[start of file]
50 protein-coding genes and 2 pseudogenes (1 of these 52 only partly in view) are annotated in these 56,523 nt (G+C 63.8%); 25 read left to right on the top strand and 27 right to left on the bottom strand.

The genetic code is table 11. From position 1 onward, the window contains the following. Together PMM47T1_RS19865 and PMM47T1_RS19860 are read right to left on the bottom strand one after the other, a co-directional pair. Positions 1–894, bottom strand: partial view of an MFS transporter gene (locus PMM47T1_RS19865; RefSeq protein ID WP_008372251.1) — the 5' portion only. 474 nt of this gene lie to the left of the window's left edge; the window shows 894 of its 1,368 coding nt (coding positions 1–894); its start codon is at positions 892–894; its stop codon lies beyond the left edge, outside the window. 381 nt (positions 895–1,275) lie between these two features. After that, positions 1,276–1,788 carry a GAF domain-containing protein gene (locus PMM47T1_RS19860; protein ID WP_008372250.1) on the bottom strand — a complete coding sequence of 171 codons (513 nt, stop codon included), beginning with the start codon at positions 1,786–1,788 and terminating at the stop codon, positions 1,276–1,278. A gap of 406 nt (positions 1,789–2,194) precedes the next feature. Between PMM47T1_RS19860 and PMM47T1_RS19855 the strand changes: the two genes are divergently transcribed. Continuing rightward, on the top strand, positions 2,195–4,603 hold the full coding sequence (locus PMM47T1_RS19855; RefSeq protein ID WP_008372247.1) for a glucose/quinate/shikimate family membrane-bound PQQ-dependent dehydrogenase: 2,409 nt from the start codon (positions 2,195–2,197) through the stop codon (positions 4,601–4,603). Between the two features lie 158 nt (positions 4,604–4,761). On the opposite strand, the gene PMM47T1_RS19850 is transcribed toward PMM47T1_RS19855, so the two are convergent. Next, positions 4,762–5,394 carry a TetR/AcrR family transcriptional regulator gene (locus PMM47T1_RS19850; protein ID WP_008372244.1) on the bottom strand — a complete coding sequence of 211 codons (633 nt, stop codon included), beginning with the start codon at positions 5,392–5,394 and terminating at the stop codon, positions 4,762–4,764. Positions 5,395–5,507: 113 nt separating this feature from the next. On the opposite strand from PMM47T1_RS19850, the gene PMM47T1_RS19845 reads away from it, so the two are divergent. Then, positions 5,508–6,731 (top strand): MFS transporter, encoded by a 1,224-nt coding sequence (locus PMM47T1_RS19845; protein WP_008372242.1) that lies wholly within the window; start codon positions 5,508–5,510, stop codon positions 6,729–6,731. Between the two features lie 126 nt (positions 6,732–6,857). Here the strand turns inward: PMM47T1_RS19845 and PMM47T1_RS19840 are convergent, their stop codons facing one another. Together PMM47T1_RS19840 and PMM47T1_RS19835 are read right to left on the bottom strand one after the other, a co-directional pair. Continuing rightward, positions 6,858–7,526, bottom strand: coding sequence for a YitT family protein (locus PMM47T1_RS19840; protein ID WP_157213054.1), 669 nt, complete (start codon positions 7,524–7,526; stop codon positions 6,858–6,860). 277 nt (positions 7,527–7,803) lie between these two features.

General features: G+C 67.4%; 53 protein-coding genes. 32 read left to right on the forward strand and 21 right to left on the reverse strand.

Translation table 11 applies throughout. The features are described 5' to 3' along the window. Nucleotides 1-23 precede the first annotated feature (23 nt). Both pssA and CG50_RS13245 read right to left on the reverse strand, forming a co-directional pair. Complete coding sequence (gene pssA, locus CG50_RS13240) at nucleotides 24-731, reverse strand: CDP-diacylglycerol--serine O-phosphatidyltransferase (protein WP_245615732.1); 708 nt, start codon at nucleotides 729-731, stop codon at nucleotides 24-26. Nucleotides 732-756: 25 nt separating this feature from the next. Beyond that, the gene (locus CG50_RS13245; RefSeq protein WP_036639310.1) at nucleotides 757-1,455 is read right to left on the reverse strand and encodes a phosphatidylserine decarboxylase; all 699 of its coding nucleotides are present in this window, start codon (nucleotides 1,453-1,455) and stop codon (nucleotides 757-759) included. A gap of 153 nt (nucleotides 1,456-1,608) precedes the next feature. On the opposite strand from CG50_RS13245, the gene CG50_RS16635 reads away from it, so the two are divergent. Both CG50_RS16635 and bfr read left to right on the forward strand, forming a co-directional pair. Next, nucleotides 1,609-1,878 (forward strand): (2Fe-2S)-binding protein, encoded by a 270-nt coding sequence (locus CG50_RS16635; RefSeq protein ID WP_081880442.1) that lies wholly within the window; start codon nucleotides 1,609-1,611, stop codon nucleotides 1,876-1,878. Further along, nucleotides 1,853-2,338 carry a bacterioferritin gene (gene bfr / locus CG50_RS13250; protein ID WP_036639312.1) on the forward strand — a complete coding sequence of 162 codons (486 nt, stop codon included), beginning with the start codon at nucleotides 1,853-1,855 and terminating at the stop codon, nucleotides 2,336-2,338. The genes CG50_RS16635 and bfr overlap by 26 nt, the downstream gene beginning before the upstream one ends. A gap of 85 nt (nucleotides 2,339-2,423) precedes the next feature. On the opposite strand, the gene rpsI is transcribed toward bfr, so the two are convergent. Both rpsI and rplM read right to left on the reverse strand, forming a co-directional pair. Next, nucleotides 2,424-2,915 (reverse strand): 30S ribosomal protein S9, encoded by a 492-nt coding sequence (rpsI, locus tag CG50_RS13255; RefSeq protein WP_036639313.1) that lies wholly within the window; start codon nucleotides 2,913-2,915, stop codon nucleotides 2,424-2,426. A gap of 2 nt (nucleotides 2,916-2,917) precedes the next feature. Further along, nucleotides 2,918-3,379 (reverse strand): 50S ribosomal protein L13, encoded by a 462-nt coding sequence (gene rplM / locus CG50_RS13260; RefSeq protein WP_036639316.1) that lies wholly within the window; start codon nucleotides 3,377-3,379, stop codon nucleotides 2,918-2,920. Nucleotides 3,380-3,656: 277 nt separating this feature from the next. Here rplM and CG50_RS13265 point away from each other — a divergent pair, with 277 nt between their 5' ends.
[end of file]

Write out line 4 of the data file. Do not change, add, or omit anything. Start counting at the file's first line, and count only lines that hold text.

Translation table 11 applies throughout. The features are described 5' to 3' along the window. Nucleotides 1-23 precede the first annotated feature (23 nt). Both pssA and CG50_RS13245 read right to left on the reverse strand, forming a co-directional pair. Complete coding sequence (gene pssA, locus CG50_RS13240) at nucleotides 24-731, reverse strand: CDP-diacylglycerol--serine O-phosphatidyltransferase (protein WP_245615732.1); 708 nt, start codon at nucleotides 729-731, stop codon at nucleotides 24-26. Nucleotides 732-756: 25 nt separating this feature from the next. Beyond that, the gene (locus CG50_RS13245; RefSeq protein WP_036639310.1) at nucleotides 757-1,455 is read right to left on the reverse strand and encodes a phosphatidylserine decarboxylase; all 699 of its coding nucleotides are present in this window, start codon (nucleotides 1,453-1,455) and stop codon (nucleotides 757-759) included. A gap of 153 nt (nucleotides 1,456-1,608) precedes the next feature. On the opposite strand from CG50_RS13245, the gene CG50_RS16635 reads away from it, so the two are divergent. Both CG50_RS16635 and bfr read left to right on the forward strand, forming a co-directional pair. Next, nucleotides 1,609-1,878 (forward strand): (2Fe-2S)-binding protein, encoded by a 270-nt coding sequence (locus CG50_RS16635; RefSeq protein ID WP_081880442.1) that lies wholly within the window; start codon nucleotides 1,609-1,611, stop codon nucleotides 1,876-1,878. Further along, nucleotides 1,853-2,338 carry a bacterioferritin gene (gene bfr / locus CG50_RS13250; protein ID WP_036639312.1) on the forward strand — a complete coding sequence of 162 codons (486 nt, stop codon included), beginning with the start codon at nucleotides 1,853-1,855 and terminating at the stop codon, nucleotides 2,336-2,338. The genes CG50_RS16635 and bfr overlap by 26 nt, the downstream gene beginning before the upstream one ends. A gap of 85 nt (nucleotides 2,339-2,423) precedes the next feature. On the opposite strand, the gene rpsI is transcribed toward bfr, so the two are convergent. Both rpsI and rplM read right to left on the reverse strand, forming a co-directional pair. Next, nucleotides 2,424-2,915 (reverse strand): 30S ribosomal protein S9, encoded by a 492-nt coding sequence (rpsI, locus tag CG50_RS13255; RefSeq protein WP_036639313.1) that lies wholly within the window; start codon nucleotides 2,913-2,915, stop codon nucleotides 2,424-2,426. A gap of 2 nt (nucleotides 2,916-2,917) precedes the next feature. Further along, nucleotides 2,918-3,379 (reverse strand): 50S ribosomal protein L13, encoded by a 462-nt coding sequence (gene rplM / locus CG50_RS13260; RefSeq protein WP_036639316.1) that lies wholly within the window; start codon nucleotides 3,377-3,379, stop codon nucleotides 2,918-2,920. Nucleotides 3,380-3,656: 277 nt separating this feature from the next. Here rplM and CG50_RS13265 point away from each other — a divergent pair, with 277 nt between their 5' ends.